In an address given on April 4th 1943, the Venerable Fulton J. Sheen observed what was both startling and obvious. “A proof that we are in danger of losing our freedom,” he said, “is that everyone is talking about it. Picture a group of men on a roof-top proclaiming in song and story the glories of architecture, while below saboteurs have already knocked out half the foundations of the house – and you have the picture of modern freedom.”

Vatican II’s Declaration on Religious Freedom (1965)

The conciliar fathers spoke to the issue of religious freedom, though they could not have imagined the urgency their words would take on in 2012. Religious communities, they wrote, “have the right not to be hindered in their public teaching and witness to their faith, whether by the spoken or by the written word.” In addition, religious communities “should not be prohibited from freely undertaking to show the special value of their doctrine in what concerns the organization of society and the inspiration of the whole of human activity.”

The Religion Clause of the First Amendment

We celebrate our liberty in law, and the establishment clause has two parts: the government (a) shall make no law establishing a religion, and the government (b) shall not prohibit the free exercise thereof. This clause is a good law but not a religious law; it is not an article of faith but an article of peace in a pluralistic society. What can be further stated about the First Amendment?

1. America has proved by experience that political unity and stability are possible without uniformity of religious belief and practice, without the necessity of any governmental restriction on any religion.
2. In areas allotted to the government, it is easier to differ without civil strife when religious differences are excluded.

3. The Catholic Church, for example, is better off when left alone to carry out its identity and its mission. Why? Because religious freedom is guaranteed not only to the individual Catholics but to the Church as an organized society with its own law and jurisdiction. In other words, “this independent authority has been the essential element of freedom in the political tradition of the Christian West.” (Canavan)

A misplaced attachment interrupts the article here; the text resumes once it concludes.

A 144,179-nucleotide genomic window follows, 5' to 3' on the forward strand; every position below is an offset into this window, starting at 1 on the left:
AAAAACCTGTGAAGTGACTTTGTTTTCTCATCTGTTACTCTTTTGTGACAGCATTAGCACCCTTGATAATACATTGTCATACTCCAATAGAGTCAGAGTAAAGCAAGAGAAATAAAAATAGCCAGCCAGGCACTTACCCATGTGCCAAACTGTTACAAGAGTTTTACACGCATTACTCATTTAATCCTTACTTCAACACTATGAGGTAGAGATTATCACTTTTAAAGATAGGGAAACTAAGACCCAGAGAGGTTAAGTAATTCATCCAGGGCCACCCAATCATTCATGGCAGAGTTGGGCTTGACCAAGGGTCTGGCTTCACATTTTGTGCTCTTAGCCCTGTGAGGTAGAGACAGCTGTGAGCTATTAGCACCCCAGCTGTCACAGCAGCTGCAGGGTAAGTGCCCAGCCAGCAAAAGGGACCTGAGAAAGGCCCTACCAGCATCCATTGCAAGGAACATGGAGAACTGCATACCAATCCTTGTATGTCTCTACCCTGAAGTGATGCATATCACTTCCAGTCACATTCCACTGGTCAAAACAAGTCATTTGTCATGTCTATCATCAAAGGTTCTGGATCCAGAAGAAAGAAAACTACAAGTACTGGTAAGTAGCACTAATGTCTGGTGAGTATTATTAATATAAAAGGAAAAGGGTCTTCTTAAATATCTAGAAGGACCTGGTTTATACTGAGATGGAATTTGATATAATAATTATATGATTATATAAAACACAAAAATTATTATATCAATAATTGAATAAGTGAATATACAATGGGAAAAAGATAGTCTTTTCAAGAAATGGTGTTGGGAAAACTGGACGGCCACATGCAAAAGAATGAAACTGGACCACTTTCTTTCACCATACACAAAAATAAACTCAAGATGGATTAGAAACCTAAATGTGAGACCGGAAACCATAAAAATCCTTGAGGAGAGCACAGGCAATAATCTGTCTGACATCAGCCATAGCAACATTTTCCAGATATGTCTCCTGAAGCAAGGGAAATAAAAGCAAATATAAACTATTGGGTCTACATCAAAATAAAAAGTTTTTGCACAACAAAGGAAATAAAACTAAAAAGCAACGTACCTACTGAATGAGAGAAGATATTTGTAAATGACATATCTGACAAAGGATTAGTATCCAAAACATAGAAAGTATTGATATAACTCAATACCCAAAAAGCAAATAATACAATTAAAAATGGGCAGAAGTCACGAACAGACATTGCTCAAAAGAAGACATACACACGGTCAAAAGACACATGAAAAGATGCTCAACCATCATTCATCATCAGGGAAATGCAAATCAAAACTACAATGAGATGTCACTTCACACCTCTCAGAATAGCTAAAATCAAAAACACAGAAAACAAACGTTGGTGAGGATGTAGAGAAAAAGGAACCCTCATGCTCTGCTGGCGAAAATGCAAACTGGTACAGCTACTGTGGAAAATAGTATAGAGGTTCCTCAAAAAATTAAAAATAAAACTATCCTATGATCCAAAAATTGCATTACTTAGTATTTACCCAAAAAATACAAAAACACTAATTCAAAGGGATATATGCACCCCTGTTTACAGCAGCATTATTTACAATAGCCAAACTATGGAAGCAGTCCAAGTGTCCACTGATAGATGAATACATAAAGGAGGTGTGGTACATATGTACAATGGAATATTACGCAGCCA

Anti-Catholicism in the United States

Anti-Catholicism, the last acceptable prejudice in the United States, has a long history, but a new anti-Catholicism has taken on a subtle coloration – coercion by the government in the name of freedom. It appears as the virtuous counterpart of hatred; it is alive and well.

In 1642, the Virginia colony, and later the Massachusetts Bay colony, passed laws prohibiting Catholics from settling there, but the law was repealed within ten years. In 1719, Rhode Island imposed civil restrictions on Catholics, but in Pennsylvania, and then in Maryland toleration of Catholics was permitted.

In the entertainment industry, Catholics are prime targets for writers, for film and television producers who hold contempt for the Church and do so with stunning ridicule.  This is because the Church is still viewed as profoundly set apart in the modern culture by reason of her high standards and teachings. The Church is a thorn in the side of a visual culture that is secularized and sexualized.

Coercive Power, St. Thomas More, and St. John Fisher

“These are the times that try men’s souls.” It was true for Thomas Paine, and it remains true today. It was true in 1534, when Henry VIII declared himself the supreme head of the Roman Catholic Church in England. He demanded an oath of fealty from his subjects when his request to Rome for an annulment from his wife Catherine was refused – an annulment that would annul the first annulment to marry her. Sir Thomas More and Bishop John Fisher would not bend to a divorce that would free him to marry Anne Boleyn. For this reason, he made a spectacle of them and had them beheaded. They were neither the first Englishmen nor the last to suffer torture and death for the sake of their faith.

In Robert Bolt’s play, “Man for All Seasons,” there is an early and tense encounter between Cardinal Wolsey and Sir Thomas. The Cardinal asks the King’s future short-lived Chancellor to come along with all the rest. More replies with prescience: “Well, I believe, when statesmen forsake their own private conscience for the sake of their public duties, they lead their country by a short route to chaos.” At his mock trial, the future saint declared, “I am the king’s good servant, but God’s first.”

“When You Walk Through a Storm, Hold Your Head up High”

These days, cynicism in the country runs high while economic and moral un-freedoms bring us low. But on July 4th, American logic bids our dark sentiments be put aside to rise above life’s oppressive demands and to renew our belief in the American dream.  America is a mosaic of distinct cultures formed into one beautiful stained glass window.   We are still the greatest country on earth so long as we keep a close eye on St. Thomas and St. John Fisher in the rear-view mirror.

Sr. Joan L. Roccasalvo, a member of the Congregation of St. Joseph, Brentwood, NY, holds degrees in philosophy (Ph.L), musicology (Ph.D.), theology (M.A.), and liturgical studies (Ph.D). She has taught at all levels of Catholic education and writes with a particular focus on a theology of beauty and the sacred arts. Her e-mail address is [email protected].